The act of sandwiching one's response emphatically between the word "sir" when addressing an officer or a superior to express enthusiasm. The canonical example is "Sir, yes sir!". It is most often heard in a training environment, as the real working military is, by and large, more laid-back about saying "sir" or "ma'am" after every sentence. Depending what branch of the military one is in, sir-sandwiching may or may not be common practice.

The Air Force, in general, does not train new airmen to use sir sandwiches. The Navy teaches an extra basic response which is "Aye-aye, sir," which means "I will do whatever it is you told me to do". For them, "Yes, sir" is the answer to a question; "Aye-aye, sir" is the answer to an order. The Marines teach "HUA," which isn't usually accompanied by any honorific--watch Full Metal Jacket again, and you'll hear a few sir sandwiches; watch GI Jane and you'll hear some Hua's. I'm not up on current Army training, but I suspect they still use the sir sandwich, at least in basic training, and probably at The Benning School for Boys. I'm sure karmaflux will correct me if I'm wrong. :)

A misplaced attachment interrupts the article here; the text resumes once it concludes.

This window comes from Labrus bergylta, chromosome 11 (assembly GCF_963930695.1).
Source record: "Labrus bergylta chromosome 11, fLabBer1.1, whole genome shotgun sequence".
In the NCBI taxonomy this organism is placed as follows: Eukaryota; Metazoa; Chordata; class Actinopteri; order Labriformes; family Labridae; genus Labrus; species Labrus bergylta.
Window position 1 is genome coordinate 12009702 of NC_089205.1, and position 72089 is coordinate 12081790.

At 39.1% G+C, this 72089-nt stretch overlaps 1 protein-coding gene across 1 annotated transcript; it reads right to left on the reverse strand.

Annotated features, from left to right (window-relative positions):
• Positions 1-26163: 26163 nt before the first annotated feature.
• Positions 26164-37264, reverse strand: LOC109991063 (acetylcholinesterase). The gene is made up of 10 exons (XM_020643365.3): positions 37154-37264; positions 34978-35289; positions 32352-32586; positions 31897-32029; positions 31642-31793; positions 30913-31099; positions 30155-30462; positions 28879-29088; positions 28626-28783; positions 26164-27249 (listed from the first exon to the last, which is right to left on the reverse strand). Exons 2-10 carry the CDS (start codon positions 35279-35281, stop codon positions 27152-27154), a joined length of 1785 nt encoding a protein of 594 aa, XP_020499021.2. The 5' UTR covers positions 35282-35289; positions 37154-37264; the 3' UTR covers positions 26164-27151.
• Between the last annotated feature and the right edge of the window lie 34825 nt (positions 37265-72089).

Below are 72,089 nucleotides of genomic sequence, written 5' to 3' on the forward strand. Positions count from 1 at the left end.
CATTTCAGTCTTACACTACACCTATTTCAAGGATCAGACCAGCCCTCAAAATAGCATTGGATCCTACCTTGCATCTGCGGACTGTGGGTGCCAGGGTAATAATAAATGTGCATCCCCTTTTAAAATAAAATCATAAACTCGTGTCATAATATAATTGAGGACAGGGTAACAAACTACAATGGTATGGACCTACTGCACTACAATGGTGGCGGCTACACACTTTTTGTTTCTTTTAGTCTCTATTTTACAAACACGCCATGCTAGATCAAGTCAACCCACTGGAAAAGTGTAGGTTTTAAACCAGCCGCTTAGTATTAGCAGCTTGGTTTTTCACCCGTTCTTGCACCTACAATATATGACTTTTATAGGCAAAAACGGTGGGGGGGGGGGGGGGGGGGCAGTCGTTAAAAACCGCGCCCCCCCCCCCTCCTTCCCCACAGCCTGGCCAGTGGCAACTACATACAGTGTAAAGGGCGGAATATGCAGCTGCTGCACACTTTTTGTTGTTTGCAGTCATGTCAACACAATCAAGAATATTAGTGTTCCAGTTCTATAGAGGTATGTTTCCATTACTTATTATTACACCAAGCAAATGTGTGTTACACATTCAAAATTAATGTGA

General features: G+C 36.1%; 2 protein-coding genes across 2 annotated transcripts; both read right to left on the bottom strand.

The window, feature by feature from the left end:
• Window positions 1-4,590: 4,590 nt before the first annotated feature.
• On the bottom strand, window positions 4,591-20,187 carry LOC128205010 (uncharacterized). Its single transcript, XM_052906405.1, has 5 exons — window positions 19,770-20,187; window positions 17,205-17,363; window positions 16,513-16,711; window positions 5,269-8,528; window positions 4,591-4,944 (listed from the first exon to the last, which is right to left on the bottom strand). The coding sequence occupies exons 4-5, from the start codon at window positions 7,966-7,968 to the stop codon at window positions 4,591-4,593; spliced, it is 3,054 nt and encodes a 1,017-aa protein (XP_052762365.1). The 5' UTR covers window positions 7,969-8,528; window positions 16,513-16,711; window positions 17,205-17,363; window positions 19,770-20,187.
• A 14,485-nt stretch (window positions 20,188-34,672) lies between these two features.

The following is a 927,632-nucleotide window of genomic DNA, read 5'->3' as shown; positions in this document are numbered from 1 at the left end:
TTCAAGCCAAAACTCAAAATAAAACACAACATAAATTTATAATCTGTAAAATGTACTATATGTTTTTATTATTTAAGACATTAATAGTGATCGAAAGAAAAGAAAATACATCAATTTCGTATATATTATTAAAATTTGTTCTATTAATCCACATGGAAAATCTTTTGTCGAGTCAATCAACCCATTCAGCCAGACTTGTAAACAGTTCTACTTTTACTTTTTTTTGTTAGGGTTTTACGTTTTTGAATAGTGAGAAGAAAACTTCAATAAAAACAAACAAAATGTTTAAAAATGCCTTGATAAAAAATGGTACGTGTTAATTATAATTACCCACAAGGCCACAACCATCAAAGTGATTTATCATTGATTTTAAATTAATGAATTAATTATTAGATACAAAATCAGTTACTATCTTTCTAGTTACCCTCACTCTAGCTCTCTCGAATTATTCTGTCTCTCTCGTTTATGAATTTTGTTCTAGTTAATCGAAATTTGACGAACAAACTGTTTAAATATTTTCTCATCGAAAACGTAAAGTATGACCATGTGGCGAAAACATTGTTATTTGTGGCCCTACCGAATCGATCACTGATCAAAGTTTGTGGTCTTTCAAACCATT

While it is often used, like HUA, to show enthusiasm, it can also be used to tell a misguided superior that, yes, you're following their orders, but not because you think they're a good idea. If a sergeant ever sir-sandwiches an officer (especially a lieutenant in the field, the LT would be wise to take him aside and ask--offline--what he thought of the LT's command decisions, and if he had any suggestions at all to accomplish the mission more effectively.

And of course, in today's military, we have (God Bless America!) women in uniform, and often as not, they outrank a man they work with, necessitating the more pleasantly curvaceous and less-fattening "ma'am sandwich." Do not confuse these with sir sandwiches, or you will be doing Gender Bender push-ups for the rest of your natural life.

Log in or register to write something here or to contact authors.